When you major in meteorology, you need to know math and physics to study the motion of air. But only after being in a location for several years can you really understand its peculiar phenomena. Like how, for example, the Hill Country escarpment can lift clouds, produce rain, and change the direction of the wind. Or how, with hurricanes, the question is “Where is the center of the storm going to be later in the night?” Slow-moving storms mean that all the rain will fall in one area; in 1998 Tropical Storm Charley dropped a year’s worth in one night over Del Rio. But anything fast-moving, like a flash flood, can cause extreme damage, so you want to provide the best warnings possible. At the office, we have our own generator so we can hunker down. We have big metal shutters, to cover the windows, and satellite phones.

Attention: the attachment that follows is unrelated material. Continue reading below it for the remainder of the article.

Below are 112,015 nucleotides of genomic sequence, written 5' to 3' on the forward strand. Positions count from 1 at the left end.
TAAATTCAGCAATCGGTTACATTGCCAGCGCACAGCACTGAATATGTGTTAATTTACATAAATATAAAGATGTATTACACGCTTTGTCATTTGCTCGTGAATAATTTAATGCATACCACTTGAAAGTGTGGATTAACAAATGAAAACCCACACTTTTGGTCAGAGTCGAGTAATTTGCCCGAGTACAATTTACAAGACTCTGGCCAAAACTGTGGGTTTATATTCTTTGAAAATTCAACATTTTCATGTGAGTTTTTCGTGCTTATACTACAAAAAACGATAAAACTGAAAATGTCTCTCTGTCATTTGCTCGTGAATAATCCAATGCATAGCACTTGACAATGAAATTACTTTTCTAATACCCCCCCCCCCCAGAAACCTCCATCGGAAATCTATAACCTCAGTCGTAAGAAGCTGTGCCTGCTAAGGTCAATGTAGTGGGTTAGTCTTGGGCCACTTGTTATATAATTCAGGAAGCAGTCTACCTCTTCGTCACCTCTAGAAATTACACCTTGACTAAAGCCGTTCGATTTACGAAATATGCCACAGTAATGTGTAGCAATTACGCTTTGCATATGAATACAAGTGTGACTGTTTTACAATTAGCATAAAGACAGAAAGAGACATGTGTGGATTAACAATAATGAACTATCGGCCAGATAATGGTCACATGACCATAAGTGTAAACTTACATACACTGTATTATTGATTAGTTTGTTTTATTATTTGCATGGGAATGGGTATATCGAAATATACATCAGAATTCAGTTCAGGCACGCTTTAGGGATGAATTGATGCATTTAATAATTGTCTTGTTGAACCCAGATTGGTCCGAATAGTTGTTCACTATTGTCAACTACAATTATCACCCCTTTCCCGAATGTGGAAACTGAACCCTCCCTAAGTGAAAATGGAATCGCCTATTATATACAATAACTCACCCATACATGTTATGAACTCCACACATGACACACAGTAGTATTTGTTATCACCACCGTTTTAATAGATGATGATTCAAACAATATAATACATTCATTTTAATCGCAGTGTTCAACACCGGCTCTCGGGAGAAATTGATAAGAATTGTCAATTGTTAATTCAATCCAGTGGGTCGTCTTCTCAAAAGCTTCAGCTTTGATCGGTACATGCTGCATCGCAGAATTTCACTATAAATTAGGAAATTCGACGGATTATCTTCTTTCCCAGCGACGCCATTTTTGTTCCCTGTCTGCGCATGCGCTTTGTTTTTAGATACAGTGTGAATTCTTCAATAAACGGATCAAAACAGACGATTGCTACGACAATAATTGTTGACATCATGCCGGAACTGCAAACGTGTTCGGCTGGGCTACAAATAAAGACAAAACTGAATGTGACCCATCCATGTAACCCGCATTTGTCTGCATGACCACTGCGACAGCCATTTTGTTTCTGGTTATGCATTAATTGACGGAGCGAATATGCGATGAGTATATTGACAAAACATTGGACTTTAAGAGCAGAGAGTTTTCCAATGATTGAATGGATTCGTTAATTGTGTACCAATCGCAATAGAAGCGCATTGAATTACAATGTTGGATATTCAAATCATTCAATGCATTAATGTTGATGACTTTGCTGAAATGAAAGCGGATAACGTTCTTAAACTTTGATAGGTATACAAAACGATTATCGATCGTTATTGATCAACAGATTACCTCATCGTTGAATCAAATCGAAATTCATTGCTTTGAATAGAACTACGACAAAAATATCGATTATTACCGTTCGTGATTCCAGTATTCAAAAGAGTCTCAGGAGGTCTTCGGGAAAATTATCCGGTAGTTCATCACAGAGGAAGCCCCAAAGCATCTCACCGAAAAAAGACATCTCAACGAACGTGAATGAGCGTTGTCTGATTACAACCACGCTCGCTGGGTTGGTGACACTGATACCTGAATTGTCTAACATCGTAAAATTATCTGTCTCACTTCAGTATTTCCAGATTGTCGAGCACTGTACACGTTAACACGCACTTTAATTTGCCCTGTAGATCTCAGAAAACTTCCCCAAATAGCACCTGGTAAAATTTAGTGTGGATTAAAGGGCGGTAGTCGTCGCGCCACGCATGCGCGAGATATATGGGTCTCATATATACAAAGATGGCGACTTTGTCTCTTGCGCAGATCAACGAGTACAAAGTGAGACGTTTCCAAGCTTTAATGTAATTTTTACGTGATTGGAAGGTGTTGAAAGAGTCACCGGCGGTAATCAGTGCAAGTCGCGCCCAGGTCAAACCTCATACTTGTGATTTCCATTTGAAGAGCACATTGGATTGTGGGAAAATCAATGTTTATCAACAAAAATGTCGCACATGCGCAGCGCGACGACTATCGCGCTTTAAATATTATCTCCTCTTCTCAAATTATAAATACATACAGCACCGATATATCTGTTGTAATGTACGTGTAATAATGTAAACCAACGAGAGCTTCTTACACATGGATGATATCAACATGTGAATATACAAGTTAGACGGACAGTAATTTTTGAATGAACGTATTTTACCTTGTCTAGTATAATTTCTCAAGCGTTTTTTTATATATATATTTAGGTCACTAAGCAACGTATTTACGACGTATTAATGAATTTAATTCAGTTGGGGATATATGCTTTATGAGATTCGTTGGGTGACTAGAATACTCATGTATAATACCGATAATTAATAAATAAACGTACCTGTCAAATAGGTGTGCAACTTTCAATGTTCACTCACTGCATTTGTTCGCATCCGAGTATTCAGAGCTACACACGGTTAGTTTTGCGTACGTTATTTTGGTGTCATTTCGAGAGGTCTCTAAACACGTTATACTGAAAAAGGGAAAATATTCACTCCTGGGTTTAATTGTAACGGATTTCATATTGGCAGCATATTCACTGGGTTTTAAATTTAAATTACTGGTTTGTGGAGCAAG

In the past, we’d give a three-to-five-minute lead time warning for tornadoes and flash floods; now that lead time has grown to fifteen minutes or, in some cases, as much as an hour. It used to be, with our old WSR-57 radars, that you could see storms and how heavy the rain was, but you couldn’t dissect them. The radars had vacuum-tube technology and were so old that some of the parts had to be bought from Russia. But then, in the late eighties, came the Doppler. It is so sensitive that it can pick up bats when they come out at night. If you look closely, you’ll see plumes of them streaming out of their caves. Sometimes, television meteorologists who are not familiar with the area can mistake the bats for rainfall. They quickly learn otherwise.